The Girl Who Can Theme
In this story, we can see the three generations. Adjoa is the narrator who is the youngest member of the family and Nana, the grandmother, is the oldest. Adjoa has things in mind for which she does not get any clear answers. There is a communication anxiety with her grandmother due to a differing set of beliefs. The grandmother believes in the traditional worldview that sees a woman in the light of motherhood alone compared to Maami and Adjoa who wish to add more feathers to their cap.
Nana’s conventionality can be linked to her lack of education and orthodox upbringing. However, Adjoa is born in a postcolonial era, thus has modern outlook towards life and so it is evident for the two worlds to clash. But the clash results positively where we can witness a change of heart in Nana after realising the real capabilities of a woman.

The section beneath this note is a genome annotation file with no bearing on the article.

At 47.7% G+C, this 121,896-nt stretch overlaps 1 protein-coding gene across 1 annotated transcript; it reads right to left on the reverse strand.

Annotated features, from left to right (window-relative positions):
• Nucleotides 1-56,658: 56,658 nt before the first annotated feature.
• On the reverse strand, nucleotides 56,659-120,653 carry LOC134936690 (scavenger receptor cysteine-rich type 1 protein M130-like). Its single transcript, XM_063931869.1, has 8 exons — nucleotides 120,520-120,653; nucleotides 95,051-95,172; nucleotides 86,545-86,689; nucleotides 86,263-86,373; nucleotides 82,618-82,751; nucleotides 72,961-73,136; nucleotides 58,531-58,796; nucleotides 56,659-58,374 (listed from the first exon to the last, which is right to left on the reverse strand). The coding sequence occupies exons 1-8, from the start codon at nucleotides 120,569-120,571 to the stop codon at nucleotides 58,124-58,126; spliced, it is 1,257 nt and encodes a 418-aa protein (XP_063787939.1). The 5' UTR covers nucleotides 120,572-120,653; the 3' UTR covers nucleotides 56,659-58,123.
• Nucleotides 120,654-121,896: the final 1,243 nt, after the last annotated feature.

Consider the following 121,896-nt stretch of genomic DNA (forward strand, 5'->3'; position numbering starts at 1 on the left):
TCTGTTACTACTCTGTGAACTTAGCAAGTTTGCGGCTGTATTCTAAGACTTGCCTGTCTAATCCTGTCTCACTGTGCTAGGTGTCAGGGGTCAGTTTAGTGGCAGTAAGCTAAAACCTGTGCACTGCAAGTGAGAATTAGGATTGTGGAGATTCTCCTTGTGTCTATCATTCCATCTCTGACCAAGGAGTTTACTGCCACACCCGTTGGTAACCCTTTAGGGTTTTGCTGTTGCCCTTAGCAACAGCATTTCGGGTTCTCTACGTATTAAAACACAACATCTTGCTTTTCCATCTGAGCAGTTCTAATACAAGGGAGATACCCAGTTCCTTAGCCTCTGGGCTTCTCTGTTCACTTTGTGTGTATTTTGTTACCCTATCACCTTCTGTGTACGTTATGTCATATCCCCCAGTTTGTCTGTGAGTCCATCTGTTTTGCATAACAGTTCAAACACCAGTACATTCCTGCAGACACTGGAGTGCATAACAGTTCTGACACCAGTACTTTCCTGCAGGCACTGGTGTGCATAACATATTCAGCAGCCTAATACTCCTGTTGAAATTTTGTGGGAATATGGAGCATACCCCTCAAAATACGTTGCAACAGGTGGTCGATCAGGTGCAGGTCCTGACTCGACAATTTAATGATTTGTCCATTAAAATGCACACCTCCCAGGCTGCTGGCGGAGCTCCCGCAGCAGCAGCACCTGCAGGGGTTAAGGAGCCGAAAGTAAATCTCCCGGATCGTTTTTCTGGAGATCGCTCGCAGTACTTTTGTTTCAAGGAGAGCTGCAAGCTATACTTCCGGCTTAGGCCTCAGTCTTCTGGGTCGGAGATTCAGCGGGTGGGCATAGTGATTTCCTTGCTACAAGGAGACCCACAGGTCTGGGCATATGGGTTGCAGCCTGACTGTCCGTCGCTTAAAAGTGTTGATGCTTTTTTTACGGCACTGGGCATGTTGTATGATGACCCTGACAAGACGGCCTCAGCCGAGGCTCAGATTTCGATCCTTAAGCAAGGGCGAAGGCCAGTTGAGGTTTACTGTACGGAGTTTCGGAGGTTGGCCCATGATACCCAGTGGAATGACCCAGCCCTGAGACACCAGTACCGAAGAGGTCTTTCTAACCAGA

Running symbolises freedom and with freedom comes the power of choice as the narrator possesses certain choices that her mother and grandmother didn’t have an access to. Adjoa is not ‘only able to build his identity as an athlete but also to move away from the rigid strictures of her society. Thus she runs towards an optimistic and bright future by running away from a traditional and stereotyped past.
The Girl Who Can Title of the Story
The story ‘The Girl Who Can’ is the story of a young girl and her struggle to break free the typical concept of the society towards women. She is a girl from the modem era and her grandmother is from a different era.
Therefore their thoughts often get clashed. Her grandmother Nana, believes in the traditional worldview that sees a woman in the light of motherhood alone compared to Maami and Adjoa who wish to think differently.